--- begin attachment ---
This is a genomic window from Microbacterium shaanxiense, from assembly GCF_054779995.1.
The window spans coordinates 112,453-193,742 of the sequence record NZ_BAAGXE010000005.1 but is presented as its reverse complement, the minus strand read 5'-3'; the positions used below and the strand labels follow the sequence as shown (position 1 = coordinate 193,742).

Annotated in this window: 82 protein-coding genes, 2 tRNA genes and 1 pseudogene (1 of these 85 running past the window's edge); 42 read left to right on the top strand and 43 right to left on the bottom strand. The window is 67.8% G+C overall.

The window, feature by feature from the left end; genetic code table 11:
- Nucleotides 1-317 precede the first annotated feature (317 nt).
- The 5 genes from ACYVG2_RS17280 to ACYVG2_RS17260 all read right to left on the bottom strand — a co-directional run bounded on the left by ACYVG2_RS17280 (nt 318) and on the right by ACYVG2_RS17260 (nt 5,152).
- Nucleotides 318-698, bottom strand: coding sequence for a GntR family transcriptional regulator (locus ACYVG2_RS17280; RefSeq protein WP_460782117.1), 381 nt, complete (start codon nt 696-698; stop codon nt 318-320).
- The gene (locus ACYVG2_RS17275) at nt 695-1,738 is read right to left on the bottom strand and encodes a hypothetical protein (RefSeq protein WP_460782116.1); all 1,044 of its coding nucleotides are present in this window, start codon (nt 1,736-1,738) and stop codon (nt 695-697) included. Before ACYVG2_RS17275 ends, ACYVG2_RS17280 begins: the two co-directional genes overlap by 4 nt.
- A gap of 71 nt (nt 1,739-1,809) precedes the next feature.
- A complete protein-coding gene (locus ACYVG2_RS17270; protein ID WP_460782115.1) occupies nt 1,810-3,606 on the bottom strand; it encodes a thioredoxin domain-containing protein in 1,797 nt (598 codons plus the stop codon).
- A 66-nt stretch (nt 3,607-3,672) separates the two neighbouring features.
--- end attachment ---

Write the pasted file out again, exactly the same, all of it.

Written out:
This is a genomic window from Microbacterium shaanxiense, from assembly GCF_054779995.1.
The window spans coordinates 112,453-193,742 of the sequence record NZ_BAAGXE010000005.1 but is presented as its reverse complement, the minus strand read 5'-3'; the positions used below and the strand labels follow the sequence as shown (position 1 = coordinate 193,742).

Annotated in this window: 82 protein-coding genes, 2 tRNA genes and 1 pseudogene (1 of these 85 running past the window's edge); 42 read left to right on the top strand and 43 right to left on the bottom strand. The window is 67.8% G+C overall.

The window, feature by feature from the left end; genetic code table 11:
- Nucleotides 1-317 precede the first annotated feature (317 nt).
- The 5 genes from ACYVG2_RS17280 to ACYVG2_RS17260 all read right to left on the bottom strand — a co-directional run bounded on the left by ACYVG2_RS17280 (nt 318) and on the right by ACYVG2_RS17260 (nt 5,152).
- Nucleotides 318-698, bottom strand: coding sequence for a GntR family transcriptional regulator (locus ACYVG2_RS17280; RefSeq protein WP_460782117.1), 381 nt, complete (start codon nt 696-698; stop codon nt 318-320).
- The gene (locus ACYVG2_RS17275) at nt 695-1,738 is read right to left on the bottom strand and encodes a hypothetical protein (RefSeq protein WP_460782116.1); all 1,044 of its coding nucleotides are present in this window, start codon (nt 1,736-1,738) and stop codon (nt 695-697) included. Before ACYVG2_RS17275 ends, ACYVG2_RS17280 begins: the two co-directional genes overlap by 4 nt.
- A gap of 71 nt (nt 1,739-1,809) precedes the next feature.
- A complete protein-coding gene (locus ACYVG2_RS17270; protein ID WP_460782115.1) occupies nt 1,810-3,606 on the bottom strand; it encodes a thioredoxin domain-containing protein in 1,797 nt (598 codons plus the stop codon).
- A 66-nt stretch (nt 3,607-3,672) separates the two neighbouring features.